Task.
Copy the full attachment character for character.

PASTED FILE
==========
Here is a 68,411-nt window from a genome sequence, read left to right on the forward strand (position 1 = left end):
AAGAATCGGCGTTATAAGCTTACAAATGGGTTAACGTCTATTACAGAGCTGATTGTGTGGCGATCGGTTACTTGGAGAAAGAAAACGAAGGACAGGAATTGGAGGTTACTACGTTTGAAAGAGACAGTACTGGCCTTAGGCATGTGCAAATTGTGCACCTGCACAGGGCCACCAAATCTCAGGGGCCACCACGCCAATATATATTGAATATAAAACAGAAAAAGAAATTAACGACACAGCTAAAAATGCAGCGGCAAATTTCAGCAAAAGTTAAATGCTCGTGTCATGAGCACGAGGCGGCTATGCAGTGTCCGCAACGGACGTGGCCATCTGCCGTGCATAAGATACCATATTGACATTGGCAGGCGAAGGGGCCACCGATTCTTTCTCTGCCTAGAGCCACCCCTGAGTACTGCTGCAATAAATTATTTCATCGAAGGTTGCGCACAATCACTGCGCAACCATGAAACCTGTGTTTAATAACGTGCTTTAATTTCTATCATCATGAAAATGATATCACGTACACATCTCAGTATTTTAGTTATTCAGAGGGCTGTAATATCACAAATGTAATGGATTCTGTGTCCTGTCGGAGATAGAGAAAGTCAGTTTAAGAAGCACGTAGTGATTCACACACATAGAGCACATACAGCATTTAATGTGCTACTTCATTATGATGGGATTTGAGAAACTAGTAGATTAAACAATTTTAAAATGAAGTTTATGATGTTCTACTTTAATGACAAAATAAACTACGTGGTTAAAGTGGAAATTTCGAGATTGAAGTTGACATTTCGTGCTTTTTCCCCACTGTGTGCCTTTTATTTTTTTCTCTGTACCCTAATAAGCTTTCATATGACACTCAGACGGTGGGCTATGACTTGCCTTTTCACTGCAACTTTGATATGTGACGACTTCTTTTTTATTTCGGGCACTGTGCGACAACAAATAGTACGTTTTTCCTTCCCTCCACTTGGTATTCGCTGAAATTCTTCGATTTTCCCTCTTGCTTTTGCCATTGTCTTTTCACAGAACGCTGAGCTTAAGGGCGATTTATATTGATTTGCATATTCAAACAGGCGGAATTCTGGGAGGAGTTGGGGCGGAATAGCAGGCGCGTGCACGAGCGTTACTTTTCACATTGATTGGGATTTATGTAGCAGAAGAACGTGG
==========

Here is a 68,411-nt window from a genome sequence, read left to right on the forward strand (position 1 = left end):
AAGAATCGGCGTTATAAGCTTACAAATGGGTTAACGTCTATTACAGAGCTGATTGTGTGGCGATCGGTTACTTGGAGAAAGAAAACGAAGGACAGGAATTGGAGGTTACTACGTTTGAAAGAGACAGTACTGGCCTTAGGCATGTGCAAATTGTGCACCTGCACAGGGCCACCAAATCTCAGGGGCCACCACGCCAATATATATTGAATATAAAACAGAAAAAGAAATTAACGACACAGCTAAAAATGCAGCGGCAAATTTCAGCAAAAGTTAAATGCTCGTGTCATGAGCACGAGGCGGCTATGCAGTGTCCGCAACGGACGTGGCCATCTGCCGTGCATAAGATACCATATTGACATTGGCAGGCGAAGGGGCCACCGATTCTTTCTCTGCCTAGAGCCACCCCTGAGTACTGCTGCAATAAATTATTTCATCGAAGGTTGCGCACAATCACTGCGCAACCATGAAACCTGTGTTTAATAACGTGCTTTAATTTCTATCATCATGAAAATGATATCACGTACACATCTCAGTATTTTAGTTATTCAGAGGGCTGTAATATCACAAATGTAATGGATTCTGTGTCCTGTCGGAGATAGAGAAAGTCAGTTTAAGAAGCACGTAGTGATTCACACACATAGAGCACATACAGCATTTAATGTGCTACTTCATTATGATGGGATTTGAGAAACTAGTAGATTAAACAATTTTAAAATGAAGTTTATGATGTTCTACTTTAATGACAAAATAAACTACGTGGTTAAAGTGGAAATTTCGAGATTGAAGTTGACATTTCGTGCTTTTTCCCCACTGTGTGCCTTTTATTTTTTTCTCTGTACCCTAATAAGCTTTCATATGACACTCAGACGGTGGGCTATGACTTGCCTTTTCACTGCAACTTTGATATGTGACGACTTCTTTTTTATTTCGGGCACTGTGCGACAACAAATAGTACGTTTTTCCTTCCCTCCACTTGGTATTCGCTGAAATTCTTCGATTTTCCCTCTTGCTTTTGCCATTGTCTTTTCACAGAACGCTGAGCTTAAGGGCGATTTATATTGATTTGCATATTCAAACAGGCGGAATTCTGGGAGGAGTTGGGGCGGAATAGCAGGCGCGTGCACGAGCGTTACTTTTCACATTGATTGGGATTTATGTAGCAGAAGAACGTGG